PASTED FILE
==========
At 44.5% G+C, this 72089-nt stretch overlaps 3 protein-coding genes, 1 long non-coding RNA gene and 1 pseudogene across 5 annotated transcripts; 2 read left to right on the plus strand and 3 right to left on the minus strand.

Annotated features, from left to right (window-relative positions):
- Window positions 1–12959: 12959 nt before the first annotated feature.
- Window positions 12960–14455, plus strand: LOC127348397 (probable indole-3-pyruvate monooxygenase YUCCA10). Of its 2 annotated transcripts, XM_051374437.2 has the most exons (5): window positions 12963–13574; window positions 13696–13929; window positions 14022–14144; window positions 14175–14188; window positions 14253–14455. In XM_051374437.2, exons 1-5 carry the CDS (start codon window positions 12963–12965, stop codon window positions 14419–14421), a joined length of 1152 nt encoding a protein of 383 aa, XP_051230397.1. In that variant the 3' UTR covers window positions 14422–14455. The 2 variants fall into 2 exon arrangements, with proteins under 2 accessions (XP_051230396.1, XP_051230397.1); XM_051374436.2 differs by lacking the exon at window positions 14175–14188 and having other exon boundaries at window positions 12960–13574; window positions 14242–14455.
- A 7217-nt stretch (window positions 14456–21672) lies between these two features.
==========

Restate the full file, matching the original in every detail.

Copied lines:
At 44.5% G+C, this 72089-nt stretch overlaps 3 protein-coding genes, 1 long non-coding RNA gene and 1 pseudogene across 5 annotated transcripts; 2 read left to right on the plus strand and 3 right to left on the minus strand.

Annotated features, from left to right (window-relative positions):
- Window positions 1–12959: 12959 nt before the first annotated feature.
- Window positions 12960–14455, plus strand: LOC127348397 (probable indole-3-pyruvate monooxygenase YUCCA10). Of its 2 annotated transcripts, XM_051374437.2 has the most exons (5): window positions 12963–13574; window positions 13696–13929; window positions 14022–14144; window positions 14175–14188; window positions 14253–14455. In XM_051374437.2, exons 1-5 carry the CDS (start codon window positions 12963–12965, stop codon window positions 14419–14421), a joined length of 1152 nt encoding a protein of 383 aa, XP_051230397.1. In that variant the 3' UTR covers window positions 14422–14455. The 2 variants fall into 2 exon arrangements, with proteins under 2 accessions (XP_051230396.1, XP_051230397.1); XM_051374436.2 differs by lacking the exon at window positions 14175–14188 and having other exon boundaries at window positions 12960–13574; window positions 14242–14455.
- A 7217-nt stretch (window positions 14456–21672) lies between these two features.